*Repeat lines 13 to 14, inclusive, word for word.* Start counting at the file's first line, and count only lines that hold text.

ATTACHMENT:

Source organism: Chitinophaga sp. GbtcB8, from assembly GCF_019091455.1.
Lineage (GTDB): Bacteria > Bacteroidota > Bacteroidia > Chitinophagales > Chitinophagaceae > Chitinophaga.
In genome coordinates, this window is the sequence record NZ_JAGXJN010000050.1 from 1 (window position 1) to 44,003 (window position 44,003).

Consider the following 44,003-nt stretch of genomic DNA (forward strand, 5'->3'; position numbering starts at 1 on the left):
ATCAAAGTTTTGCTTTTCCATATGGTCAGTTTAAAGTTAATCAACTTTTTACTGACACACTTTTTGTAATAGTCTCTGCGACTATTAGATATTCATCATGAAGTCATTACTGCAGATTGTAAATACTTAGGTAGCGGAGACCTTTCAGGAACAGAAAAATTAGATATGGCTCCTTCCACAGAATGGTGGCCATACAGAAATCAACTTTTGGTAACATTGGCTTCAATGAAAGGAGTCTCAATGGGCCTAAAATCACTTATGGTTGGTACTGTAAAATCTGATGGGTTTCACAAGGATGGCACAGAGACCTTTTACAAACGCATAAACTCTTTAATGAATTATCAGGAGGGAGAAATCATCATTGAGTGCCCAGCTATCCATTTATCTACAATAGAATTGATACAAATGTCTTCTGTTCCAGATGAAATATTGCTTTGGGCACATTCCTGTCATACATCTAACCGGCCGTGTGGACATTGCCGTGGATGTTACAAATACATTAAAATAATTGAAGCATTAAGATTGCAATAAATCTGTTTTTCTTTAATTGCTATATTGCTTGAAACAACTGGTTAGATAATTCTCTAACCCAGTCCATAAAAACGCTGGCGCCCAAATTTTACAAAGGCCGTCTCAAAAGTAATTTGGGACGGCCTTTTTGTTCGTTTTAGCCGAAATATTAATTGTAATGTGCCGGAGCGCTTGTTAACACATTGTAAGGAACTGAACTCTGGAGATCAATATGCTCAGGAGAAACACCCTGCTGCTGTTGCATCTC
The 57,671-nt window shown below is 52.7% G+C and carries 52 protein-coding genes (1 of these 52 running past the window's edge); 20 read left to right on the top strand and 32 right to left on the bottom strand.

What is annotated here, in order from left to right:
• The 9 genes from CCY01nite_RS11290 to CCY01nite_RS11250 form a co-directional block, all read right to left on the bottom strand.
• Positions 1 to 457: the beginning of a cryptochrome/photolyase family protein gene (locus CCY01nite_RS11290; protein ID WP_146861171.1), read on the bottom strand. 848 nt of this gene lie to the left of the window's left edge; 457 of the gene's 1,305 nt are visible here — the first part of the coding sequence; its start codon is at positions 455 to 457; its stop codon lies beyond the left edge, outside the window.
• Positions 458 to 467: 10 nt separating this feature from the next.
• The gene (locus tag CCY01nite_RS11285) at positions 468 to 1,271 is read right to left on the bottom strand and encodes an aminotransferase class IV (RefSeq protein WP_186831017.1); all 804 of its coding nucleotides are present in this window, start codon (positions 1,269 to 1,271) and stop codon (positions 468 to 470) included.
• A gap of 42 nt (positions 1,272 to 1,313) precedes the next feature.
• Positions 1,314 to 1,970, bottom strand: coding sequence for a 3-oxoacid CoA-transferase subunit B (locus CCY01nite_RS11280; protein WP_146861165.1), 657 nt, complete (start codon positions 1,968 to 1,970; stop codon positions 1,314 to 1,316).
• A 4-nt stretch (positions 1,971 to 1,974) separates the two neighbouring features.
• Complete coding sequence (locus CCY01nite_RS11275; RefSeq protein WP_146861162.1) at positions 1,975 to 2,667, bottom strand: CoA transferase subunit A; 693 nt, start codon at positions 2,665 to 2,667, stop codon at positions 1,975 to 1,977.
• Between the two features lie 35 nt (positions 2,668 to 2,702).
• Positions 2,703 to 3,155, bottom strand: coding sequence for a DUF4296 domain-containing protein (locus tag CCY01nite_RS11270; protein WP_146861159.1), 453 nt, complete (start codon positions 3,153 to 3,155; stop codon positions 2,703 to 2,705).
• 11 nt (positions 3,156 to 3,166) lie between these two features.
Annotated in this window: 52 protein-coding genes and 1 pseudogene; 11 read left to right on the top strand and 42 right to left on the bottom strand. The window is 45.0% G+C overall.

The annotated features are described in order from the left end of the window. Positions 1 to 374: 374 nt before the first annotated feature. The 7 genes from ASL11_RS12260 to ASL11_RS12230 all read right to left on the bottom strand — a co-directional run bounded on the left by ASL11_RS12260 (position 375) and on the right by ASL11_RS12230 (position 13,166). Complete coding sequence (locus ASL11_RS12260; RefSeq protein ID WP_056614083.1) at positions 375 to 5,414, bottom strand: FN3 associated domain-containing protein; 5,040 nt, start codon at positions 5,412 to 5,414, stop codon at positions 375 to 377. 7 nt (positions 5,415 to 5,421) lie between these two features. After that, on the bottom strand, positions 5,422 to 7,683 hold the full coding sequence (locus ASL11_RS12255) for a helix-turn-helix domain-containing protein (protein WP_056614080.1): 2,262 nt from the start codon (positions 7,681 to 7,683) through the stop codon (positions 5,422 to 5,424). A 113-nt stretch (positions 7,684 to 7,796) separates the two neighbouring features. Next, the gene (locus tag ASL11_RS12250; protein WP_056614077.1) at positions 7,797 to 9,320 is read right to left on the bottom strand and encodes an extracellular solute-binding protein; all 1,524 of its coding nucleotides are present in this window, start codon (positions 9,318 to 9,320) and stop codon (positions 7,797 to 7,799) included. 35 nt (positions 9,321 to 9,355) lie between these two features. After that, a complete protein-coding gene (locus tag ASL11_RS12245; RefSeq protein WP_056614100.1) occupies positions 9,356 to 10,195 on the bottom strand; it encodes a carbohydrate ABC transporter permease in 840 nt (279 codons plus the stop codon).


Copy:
• Positions 1,314 to 1,970, bottom strand: coding sequence for a 3-oxoacid CoA-transferase subunit B (locus CCY01nite_RS11280; protein WP_146861165.1), 657 nt, complete (start codon positions 1,968 to 1,970; stop codon positions 1,314 to 1,316).
• A 4-nt stretch (positions 1,971 to 1,974) separates the two neighbouring features.